9th February 2022
A talk by Jeremy Lodge
Report by Pat Morgan
Nigel Priestley introduced the speaker with an anecdote about his great grandparents, William Dring and Ann Spafford, moving into the newly constructed cottage at the Langford crossing gates when they were newly married.
Jeremy told us how the opening of the Lincoln to Nottingham line in 1846 ‘practically connected Lincoln with the rest of the Universe’.
The first railway service, Liverpool to Manchester, had begun in 1830, using engines such as Stephenson’s Rocket and carriages or wagons adapted from road transport. He described how, following the rapid expansion of railways in the early 19th century there was a decline in road and canal traffic. Surprisingly, though, there were even more working horses in this period as they were used to transport people and goods to the railway stations. The expansion of railways allowed centres of industry to develop such as steel working in Sheffield.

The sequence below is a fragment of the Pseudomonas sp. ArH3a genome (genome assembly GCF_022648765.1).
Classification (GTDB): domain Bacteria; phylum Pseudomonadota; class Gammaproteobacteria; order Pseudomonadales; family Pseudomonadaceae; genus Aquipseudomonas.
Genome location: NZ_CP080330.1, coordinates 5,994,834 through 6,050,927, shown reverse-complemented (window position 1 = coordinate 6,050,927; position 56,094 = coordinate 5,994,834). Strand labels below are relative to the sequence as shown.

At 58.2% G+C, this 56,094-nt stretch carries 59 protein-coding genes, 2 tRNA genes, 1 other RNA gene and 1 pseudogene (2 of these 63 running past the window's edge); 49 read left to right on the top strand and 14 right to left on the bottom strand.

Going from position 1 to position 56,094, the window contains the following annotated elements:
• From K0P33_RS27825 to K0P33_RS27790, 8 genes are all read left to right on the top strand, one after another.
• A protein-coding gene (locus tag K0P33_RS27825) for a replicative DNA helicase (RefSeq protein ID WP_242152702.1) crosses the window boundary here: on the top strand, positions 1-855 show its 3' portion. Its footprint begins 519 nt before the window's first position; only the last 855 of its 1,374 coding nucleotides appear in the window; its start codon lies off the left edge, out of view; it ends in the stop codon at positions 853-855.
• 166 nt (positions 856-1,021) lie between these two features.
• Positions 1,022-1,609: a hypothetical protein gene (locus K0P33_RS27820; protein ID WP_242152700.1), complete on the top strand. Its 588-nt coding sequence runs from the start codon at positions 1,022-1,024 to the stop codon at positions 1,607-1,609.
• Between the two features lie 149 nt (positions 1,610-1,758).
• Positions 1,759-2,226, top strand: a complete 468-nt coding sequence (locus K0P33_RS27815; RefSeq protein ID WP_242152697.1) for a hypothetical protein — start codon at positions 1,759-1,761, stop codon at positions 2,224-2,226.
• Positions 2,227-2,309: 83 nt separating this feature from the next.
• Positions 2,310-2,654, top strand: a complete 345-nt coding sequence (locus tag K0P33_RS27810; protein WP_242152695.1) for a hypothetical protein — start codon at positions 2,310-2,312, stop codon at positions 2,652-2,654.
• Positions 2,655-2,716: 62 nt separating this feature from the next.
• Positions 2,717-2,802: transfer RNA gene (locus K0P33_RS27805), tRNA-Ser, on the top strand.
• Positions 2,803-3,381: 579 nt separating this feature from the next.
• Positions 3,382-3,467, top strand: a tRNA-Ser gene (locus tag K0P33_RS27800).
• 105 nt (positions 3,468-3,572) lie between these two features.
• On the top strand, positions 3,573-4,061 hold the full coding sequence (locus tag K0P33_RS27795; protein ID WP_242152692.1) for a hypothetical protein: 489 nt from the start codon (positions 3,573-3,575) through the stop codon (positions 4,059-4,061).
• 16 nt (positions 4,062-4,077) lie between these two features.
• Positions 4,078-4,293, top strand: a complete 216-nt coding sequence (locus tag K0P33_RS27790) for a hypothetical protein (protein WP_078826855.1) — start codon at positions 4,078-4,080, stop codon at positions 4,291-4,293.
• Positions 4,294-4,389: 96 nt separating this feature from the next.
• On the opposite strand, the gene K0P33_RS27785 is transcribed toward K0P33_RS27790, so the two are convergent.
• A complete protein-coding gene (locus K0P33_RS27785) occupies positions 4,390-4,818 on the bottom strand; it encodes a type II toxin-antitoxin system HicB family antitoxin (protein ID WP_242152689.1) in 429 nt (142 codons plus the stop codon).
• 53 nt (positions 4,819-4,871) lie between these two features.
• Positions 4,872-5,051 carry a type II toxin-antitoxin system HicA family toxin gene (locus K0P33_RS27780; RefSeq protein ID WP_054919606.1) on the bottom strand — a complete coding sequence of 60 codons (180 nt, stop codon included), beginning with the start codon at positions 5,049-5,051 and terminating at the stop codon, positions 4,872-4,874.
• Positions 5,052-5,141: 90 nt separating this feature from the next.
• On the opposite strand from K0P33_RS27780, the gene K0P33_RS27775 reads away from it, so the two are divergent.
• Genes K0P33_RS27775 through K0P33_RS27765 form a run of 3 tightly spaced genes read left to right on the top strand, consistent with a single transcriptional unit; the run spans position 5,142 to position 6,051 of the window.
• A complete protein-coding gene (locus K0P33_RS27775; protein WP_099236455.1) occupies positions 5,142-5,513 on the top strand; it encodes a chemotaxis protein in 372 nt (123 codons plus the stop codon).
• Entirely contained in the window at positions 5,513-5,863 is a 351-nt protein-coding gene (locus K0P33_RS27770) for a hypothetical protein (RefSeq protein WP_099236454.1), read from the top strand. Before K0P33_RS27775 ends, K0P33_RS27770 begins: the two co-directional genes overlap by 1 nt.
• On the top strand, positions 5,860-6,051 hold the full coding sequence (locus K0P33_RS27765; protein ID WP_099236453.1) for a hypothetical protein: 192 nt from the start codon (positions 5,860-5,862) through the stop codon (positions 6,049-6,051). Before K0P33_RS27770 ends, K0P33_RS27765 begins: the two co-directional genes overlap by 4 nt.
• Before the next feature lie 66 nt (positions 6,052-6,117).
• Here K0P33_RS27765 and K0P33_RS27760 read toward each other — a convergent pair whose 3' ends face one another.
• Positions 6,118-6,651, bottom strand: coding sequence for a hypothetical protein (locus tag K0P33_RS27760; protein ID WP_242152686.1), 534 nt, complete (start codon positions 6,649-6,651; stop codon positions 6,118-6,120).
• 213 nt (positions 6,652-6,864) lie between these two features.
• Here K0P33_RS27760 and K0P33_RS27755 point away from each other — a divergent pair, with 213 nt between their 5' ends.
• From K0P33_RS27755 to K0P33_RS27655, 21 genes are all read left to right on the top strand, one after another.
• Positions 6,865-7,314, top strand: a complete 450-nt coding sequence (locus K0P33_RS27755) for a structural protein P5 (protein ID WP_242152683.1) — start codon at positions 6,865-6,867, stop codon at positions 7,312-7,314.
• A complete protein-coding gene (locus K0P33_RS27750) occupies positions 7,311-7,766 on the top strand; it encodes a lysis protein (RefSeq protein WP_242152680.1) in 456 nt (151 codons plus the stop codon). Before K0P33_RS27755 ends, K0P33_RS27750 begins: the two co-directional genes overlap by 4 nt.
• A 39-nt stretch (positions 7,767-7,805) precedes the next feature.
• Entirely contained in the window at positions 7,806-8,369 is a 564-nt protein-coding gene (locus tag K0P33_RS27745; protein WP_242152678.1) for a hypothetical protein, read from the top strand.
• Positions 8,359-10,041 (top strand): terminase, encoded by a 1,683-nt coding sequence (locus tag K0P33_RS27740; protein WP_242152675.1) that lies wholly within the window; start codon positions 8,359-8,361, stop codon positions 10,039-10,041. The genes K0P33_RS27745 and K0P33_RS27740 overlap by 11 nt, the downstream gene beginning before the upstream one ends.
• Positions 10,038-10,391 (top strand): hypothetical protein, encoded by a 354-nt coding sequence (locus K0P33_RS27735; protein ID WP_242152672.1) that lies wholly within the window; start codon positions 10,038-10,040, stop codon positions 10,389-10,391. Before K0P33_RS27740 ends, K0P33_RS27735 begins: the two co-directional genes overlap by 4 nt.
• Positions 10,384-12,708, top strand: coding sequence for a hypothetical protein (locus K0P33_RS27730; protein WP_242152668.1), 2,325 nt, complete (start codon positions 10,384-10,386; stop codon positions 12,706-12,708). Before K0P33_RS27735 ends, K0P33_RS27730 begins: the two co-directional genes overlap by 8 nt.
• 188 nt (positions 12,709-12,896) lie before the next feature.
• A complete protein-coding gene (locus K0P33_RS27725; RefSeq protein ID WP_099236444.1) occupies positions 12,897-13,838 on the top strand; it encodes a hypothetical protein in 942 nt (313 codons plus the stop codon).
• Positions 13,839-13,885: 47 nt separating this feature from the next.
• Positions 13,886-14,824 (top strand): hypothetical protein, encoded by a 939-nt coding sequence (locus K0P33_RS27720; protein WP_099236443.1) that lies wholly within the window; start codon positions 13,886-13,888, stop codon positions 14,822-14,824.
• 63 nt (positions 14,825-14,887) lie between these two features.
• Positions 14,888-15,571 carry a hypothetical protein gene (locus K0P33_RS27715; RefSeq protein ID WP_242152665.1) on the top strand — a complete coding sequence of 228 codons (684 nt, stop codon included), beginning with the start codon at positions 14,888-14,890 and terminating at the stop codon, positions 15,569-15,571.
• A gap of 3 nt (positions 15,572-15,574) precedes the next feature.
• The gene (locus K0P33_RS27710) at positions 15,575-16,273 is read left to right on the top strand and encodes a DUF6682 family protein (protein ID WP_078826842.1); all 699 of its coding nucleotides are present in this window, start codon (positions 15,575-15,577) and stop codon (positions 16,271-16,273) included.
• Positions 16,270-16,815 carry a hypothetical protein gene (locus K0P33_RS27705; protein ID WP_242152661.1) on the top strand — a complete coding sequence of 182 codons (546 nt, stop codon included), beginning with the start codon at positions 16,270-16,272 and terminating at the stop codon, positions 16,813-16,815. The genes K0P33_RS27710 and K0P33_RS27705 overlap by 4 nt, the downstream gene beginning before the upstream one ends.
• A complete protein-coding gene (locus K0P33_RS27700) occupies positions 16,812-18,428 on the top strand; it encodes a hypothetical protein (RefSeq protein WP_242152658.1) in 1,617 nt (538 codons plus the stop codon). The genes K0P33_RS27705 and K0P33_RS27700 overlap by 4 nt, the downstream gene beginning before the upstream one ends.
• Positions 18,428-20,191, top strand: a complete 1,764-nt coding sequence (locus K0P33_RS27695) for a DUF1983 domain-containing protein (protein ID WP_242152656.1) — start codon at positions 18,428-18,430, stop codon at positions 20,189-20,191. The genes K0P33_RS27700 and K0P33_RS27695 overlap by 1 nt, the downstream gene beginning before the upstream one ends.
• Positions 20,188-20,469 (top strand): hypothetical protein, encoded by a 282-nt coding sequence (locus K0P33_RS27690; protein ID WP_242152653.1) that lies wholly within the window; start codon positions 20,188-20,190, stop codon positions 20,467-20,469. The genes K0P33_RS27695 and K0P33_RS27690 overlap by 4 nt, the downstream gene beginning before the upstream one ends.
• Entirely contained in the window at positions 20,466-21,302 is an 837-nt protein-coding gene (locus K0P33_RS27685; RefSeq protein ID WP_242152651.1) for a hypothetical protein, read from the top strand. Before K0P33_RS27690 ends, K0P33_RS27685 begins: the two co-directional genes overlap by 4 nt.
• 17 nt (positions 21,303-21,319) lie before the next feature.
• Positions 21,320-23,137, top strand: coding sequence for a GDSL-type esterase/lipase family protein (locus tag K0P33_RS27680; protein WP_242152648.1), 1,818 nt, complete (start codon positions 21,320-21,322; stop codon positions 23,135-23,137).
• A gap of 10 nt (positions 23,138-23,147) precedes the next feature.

In 1844 the Midland Railway was formed by the merger of three earlier companies. The Lincoln to Nottingham line was soon proposed and the plans were submitted to parliament. Once Royal Assent was granted in 1845, work started immediately and the line opened in August 1846. Jeremy described the opening day celebrations, noting that in newspaper reports at the time only Newark and Collingham were mentioned along the route! Efforts had been made by Collingham people to make sure the village was noticed! Jeremy went on to tell us how much the railway was used, the range of prices for transport of goods and livestock, the fares for different classes of passengers and the excursions ordinary people made. He finished with a closer look at Collingham station and described the extensive goods traffic once sidings were constructed there in 1850. There was considerable interest in the photographs he had, especially those which showed how much of the original structures still remain.